Wednesday, December 26, 2007

Comment-Combating Autism From Within

This item was emailed to this blog.-AR


The stunning information presented by Ashley Reynolds and her news team should be setting off alarms everywhere. Our federal health agencies have done little to address the autism epidemic affecting one in every 150 children--specifically one in every 94 boys in the U.S.

For too long the Centers for Disease Control and Prevention has been given oversight over itself. This is the agency in charge of the vaccine program and the commonly accepted source for information on vaccine safety. It should come as no surprise that every CDC study on vaccines and autism shows no link. Many times reporters go no further but simply give the CDC the last word.

The simple truth is our children have been exposed to a known neurotoxin in their vaccines made from the second deadliest element on Earth. As they received more and more vaccines in the mandated schedule, the autism rate exploded. The CDC has been a constant state of denial and can only present easily manipulated population studies to try and show that injecting mercury into children is safe.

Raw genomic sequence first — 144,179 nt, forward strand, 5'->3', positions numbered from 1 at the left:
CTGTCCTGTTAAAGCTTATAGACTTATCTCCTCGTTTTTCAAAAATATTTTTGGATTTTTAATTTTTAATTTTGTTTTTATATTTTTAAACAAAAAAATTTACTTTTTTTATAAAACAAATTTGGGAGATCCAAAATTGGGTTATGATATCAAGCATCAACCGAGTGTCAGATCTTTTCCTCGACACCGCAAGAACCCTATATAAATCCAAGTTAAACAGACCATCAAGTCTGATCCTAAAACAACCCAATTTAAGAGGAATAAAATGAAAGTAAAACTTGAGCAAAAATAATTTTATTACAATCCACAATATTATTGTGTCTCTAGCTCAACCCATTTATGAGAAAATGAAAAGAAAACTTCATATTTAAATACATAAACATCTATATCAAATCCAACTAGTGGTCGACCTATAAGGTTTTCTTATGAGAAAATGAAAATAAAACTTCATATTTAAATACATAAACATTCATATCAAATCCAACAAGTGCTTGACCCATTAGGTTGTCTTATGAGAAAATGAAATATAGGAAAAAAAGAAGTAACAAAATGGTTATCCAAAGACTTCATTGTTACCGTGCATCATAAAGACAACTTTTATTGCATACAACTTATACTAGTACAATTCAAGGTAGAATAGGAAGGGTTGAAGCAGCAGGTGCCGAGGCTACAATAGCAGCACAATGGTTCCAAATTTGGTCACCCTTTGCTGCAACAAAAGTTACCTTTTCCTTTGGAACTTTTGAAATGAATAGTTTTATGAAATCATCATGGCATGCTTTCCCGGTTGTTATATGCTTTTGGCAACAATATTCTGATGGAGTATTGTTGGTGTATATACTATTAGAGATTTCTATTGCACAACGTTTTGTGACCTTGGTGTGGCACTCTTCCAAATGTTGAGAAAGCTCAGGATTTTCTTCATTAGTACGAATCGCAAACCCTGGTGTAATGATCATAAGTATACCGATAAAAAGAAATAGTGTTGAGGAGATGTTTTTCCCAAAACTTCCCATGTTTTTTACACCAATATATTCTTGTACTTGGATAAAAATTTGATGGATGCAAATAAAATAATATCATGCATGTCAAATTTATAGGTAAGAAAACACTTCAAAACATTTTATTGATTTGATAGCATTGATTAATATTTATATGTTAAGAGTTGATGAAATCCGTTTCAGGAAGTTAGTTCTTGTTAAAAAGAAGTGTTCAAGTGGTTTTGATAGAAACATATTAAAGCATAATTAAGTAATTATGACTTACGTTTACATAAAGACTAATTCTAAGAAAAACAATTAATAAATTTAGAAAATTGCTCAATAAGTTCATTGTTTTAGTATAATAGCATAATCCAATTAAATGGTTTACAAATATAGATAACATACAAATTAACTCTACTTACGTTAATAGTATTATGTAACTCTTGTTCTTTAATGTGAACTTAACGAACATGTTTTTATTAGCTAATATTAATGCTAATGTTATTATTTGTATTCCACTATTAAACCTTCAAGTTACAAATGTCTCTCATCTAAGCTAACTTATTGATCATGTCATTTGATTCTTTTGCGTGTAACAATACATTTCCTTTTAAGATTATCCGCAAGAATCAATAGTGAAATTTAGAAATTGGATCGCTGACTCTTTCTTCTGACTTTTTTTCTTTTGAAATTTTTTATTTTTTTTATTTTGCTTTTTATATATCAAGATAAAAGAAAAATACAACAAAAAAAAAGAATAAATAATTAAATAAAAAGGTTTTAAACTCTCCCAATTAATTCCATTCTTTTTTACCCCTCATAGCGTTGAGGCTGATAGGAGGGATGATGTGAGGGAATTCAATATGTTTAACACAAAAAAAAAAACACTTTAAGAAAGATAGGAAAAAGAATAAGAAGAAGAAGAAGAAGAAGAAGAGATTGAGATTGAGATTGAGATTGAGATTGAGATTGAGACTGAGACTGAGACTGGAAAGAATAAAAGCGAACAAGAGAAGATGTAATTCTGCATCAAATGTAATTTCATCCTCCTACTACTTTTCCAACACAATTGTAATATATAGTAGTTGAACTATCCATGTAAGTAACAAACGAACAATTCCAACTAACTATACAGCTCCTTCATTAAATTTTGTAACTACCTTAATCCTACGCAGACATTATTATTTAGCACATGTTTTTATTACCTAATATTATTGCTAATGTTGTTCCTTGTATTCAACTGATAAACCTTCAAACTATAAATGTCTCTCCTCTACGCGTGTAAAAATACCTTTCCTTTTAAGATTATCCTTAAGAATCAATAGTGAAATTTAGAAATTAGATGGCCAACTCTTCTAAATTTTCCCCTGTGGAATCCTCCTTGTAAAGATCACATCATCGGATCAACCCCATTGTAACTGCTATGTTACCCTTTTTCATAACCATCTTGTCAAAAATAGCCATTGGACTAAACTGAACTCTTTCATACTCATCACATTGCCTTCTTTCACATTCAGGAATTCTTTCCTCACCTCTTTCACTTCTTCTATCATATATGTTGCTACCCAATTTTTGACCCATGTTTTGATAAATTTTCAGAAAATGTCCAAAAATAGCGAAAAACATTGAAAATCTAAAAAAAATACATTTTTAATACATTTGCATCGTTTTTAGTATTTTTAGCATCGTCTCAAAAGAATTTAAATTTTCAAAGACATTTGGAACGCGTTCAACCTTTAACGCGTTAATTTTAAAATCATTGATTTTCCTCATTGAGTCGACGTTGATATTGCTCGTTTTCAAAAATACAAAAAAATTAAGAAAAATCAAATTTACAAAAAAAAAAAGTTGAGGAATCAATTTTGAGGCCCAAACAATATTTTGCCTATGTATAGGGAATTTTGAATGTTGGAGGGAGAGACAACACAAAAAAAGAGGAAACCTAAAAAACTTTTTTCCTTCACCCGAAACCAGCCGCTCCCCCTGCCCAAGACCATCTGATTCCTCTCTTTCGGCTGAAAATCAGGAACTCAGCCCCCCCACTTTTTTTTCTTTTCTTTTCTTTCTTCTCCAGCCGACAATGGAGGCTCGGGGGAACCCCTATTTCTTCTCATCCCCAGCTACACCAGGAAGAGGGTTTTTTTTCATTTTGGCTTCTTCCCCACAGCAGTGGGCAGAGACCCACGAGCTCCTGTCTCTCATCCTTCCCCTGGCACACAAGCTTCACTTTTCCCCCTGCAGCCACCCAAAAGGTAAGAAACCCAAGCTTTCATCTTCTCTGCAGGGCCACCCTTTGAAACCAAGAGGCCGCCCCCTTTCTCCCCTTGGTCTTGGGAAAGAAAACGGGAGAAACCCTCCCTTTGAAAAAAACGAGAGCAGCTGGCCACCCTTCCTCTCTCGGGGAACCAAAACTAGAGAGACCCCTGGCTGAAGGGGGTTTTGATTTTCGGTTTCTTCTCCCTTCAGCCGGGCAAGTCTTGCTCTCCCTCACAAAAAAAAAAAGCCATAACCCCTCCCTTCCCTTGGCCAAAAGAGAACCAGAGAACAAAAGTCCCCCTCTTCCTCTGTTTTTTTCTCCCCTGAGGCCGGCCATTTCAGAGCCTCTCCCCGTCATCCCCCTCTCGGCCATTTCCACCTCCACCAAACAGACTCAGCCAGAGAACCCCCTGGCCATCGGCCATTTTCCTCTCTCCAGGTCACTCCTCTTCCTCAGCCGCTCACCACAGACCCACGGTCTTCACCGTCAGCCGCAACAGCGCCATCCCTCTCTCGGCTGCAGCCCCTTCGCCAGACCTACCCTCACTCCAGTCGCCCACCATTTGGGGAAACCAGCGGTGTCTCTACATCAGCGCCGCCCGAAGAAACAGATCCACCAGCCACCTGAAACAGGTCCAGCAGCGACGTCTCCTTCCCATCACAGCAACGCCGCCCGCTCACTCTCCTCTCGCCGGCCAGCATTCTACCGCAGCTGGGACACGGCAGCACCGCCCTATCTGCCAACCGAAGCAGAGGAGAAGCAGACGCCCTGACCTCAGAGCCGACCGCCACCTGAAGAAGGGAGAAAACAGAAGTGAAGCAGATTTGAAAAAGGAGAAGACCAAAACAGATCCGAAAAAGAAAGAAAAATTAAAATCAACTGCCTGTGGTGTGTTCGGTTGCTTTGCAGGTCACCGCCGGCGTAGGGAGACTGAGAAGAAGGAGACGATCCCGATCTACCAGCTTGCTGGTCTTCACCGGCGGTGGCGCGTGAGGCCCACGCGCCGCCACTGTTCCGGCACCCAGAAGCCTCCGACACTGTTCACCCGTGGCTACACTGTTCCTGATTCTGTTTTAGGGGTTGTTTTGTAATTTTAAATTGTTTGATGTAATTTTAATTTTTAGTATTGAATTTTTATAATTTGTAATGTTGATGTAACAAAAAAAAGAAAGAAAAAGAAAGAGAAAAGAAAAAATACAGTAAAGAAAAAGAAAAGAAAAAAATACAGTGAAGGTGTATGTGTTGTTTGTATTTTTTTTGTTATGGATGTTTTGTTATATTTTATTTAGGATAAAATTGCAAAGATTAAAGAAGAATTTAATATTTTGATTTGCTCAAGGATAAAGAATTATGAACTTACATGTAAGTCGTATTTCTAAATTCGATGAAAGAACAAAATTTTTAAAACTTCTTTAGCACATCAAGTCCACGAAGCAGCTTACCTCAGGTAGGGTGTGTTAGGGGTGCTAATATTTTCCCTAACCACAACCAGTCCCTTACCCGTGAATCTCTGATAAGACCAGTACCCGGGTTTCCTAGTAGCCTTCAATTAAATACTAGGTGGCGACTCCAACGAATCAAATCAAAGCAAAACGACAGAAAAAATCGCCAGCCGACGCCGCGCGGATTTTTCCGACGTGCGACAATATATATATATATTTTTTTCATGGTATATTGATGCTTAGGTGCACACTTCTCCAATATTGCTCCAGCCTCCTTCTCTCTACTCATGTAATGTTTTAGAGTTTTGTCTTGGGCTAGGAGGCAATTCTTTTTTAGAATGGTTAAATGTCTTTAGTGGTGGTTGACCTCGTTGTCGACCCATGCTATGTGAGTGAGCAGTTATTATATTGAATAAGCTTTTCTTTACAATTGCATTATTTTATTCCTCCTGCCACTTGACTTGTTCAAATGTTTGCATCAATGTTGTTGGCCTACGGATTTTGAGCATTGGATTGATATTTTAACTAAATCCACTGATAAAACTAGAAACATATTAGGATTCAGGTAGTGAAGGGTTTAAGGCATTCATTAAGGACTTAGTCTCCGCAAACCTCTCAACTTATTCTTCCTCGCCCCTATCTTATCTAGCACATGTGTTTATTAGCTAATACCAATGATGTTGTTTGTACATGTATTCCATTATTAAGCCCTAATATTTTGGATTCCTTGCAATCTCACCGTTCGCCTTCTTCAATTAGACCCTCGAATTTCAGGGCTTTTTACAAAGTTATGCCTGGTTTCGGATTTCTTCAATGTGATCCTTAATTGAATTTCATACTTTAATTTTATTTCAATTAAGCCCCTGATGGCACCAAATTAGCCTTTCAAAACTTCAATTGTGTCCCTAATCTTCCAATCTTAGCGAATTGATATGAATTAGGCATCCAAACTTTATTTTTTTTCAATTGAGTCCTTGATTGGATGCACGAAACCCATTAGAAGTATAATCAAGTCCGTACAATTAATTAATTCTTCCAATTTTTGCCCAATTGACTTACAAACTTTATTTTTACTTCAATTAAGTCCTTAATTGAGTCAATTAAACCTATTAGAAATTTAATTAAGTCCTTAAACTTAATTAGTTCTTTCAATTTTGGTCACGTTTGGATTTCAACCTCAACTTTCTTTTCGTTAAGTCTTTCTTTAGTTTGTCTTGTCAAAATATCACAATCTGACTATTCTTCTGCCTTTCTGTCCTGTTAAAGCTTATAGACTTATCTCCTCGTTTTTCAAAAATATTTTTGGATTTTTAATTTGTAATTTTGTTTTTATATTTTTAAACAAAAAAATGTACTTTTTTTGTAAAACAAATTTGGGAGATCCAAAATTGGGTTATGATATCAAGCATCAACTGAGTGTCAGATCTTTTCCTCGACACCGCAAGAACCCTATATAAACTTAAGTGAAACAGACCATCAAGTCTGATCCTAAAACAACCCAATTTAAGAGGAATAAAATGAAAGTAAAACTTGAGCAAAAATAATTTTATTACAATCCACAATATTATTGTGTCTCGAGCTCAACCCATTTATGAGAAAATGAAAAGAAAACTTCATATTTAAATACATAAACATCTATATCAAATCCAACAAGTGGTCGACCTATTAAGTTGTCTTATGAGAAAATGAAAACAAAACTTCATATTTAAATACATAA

This research can never make up for the fact that thimerosal, the mercury-based vaccine preservative, was never tested for toxicity BEFORE it was allowed in our children's vaccines. The population studies we're continually told about are the same type of science produced by the tobacco industry in the 1940s and 50s as proof that smoking didn't cause lung cancer. The fact is that there isn't a single toxicological study that can show us that thimerosal is safe.

The CDC has left health care professionals with no choice but to defend vaccines as safe, but this heated controversy shows no sign of going away. More and more in the press are presenting the facts about autism and the link to vaccines.

Ashley did the extraordinary. She looked into the studies. She talked to the scientists and doctors who challenge the CDC findings as well as pointing out the financial ties between the people doing the CDC studies and the vaccine makers. She told the public about the difference between epidemiological and toxicological studies. Combating Autism from Within has raised the standard for reporting on the autism epidemic.